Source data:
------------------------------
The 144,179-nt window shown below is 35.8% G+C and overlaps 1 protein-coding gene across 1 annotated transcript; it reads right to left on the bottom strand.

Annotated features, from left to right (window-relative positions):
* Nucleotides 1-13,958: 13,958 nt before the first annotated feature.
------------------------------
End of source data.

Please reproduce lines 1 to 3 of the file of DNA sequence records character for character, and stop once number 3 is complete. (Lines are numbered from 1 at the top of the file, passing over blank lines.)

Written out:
The 144,179-nt window shown below is 35.8% G+C and overlaps 1 protein-coding gene across 1 annotated transcript; it reads right to left on the bottom strand.

Annotated features, from left to right (window-relative positions):
* Nucleotides 1-13,958: 13,958 nt before the first annotated feature.